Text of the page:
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Spring's Hot Tickets in OC

Eight Performances stand out in a busy arts season

dance-diavolo-troupe
Diavolo dance troupe

“Mel Brooks Back in the Saddle Again”
March 13
Segerstrom Hall, Segerstrom Center for the Arts, 600 Town Center Drive, Costa Mesa
He’s won an Oscar, four Emmys, two Grammys and three Tony awards. He’s created and written for some of television’s biggest comedy shows, including “Your Show of Shows” and “Get Smart.” And he’s the brain behind such classic movies as “Young Frankenstein,” “The Producers” and “High Anxiety.” If those credentials aren’t enough to convince you of Mel Brooks’ comic genius, listen to the man himself: “I’ve always been a huge admirer of my own work. I’m one of the funniest and most entertaining writers I know.” At 89, Brooks is still going strong. He’ll be stopping in Orange County for a live conversation and Q-and-A following a screening of his cowboy comedy “Blazing Saddles.” There’s even a VIP meet-and-greet photo opportunity with Brooks. What are you waiting for? :: scfta.org

“Ben-Hur,” featuring Stewart Copeland
March 18-19
Renée and Henry Segerstrom Concert Hall, Segerstrom Center for the Arts, 600 Town Center Drive, Costa Mesa
Long before Charlton Heston led the take-your-breath-away chariot race in William Wyler’s
1959 epic “Ben-Hur,” there was a silent film of the same name. Filmed at a cost of $3.9 million, the 1925 movie was the most expensive silent picture ever made. Stewart Copeland, best known as the drummer for the band The Police, has composed a new score for the film, which will be screened in Segerstrom Concert Hall with a live performance by the Pacific Symphony. Copeland will join the orchestra on drums and percussion. The chariot scene remains the high point of the film, but there’s another reason to pay close attention: During the filming of the movie, such stars as Clark Gable, Douglas Fairbanks, Joan Crawford, Myrna Loy, Mary Pickford and Gary Cooper stopped by and wound up being extras. See if you can spot any of the classic Hollywood stars, many of whom were not yet big names when the movie was shot. :: pacificsymphony.org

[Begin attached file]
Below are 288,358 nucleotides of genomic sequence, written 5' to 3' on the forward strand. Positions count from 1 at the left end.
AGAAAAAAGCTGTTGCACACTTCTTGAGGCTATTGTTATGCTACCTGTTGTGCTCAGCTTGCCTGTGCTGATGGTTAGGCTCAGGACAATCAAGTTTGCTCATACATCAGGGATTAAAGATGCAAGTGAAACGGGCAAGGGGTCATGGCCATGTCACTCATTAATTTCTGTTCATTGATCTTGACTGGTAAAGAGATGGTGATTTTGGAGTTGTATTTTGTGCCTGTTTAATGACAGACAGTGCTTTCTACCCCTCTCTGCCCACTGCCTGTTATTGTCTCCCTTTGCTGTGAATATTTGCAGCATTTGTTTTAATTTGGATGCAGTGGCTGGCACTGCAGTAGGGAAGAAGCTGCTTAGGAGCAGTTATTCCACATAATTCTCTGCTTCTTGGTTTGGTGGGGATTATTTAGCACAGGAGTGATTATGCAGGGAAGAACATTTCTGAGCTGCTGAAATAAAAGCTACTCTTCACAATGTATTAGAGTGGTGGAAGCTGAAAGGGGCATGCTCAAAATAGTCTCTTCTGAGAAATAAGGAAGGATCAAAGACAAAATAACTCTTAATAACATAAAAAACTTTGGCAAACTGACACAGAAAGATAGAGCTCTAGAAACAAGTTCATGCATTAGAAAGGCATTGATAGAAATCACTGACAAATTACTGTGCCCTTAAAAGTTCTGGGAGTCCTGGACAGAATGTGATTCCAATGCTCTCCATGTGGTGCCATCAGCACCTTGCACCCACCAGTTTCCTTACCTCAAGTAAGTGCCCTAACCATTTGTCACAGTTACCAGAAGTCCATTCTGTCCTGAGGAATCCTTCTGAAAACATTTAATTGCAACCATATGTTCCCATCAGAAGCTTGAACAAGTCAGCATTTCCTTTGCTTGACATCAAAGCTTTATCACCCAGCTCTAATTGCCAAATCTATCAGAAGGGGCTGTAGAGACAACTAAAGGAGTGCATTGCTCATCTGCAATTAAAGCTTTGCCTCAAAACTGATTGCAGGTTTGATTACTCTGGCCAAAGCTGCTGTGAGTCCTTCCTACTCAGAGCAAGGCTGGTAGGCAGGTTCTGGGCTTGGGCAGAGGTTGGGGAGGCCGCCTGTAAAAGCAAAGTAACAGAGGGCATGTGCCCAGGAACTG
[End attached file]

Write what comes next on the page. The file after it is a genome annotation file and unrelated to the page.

“Office Hour”
April 10-May 1
South Coast Repertory, 655 Town Center Drive, Costa Mesa
Playwright Julia Cho returns to South Coast Repertory with a third world premiere, “Office Hour.” As in her play “The Piano Teacher,” seen at SCR in 2007, things may not be as they seem. Set on a college campus, Cho’s timely play revolves around a student whose manner of dress and violence-filled writing assignments are spooking classmates. But one teacher isn’t afraid as she attempts to get close to him. Sandra Oh, best known as Dr. Cristina Yang on the long-running ABC series “Grey’s Anatomy,” stars as Gina, the teacher. Cho, whose other plays include “The Language Archive” and “Durango,” is the recipient of
the prestigious Susan Smith Blackburn Prize, which recognizes
female playwrights. :: scr.org

Yuja Wang
May 3
Soka Performing Arts Center, Soka University, 1 University Drive, Aliso Viejo
How often are classical pianists as praised for their talent on the keyboards as they are for their fashion sense? Though much has been made of 29-year-old Yuja Wang’s daring outfits, it’s her dazzling performances that stand out. Wang began studying piano at age 6 and in a few short years became an international star, praised for her exacting technique and fresh interpretations of some of the most challenging classic works. The pianist has performed with the greatest orchestras in the world, including the Berlin Philharmonic, New York Philharmonic, St. Petersburg Philharmonic, San Francisco Symphony and the Los Angeles Philharmonic. One reviewer called her, “quite simply, the most dazzlingly, uncannily gifted pianist in the concert world today.” Wang has played in such venues as Carnegie Hall and the Hollywood Bowl, but here’s a chance to hear her in the more intimate confines of Soka’s Performing Arts Center. :: soka.edu/pac

New York Philharmonic
May 3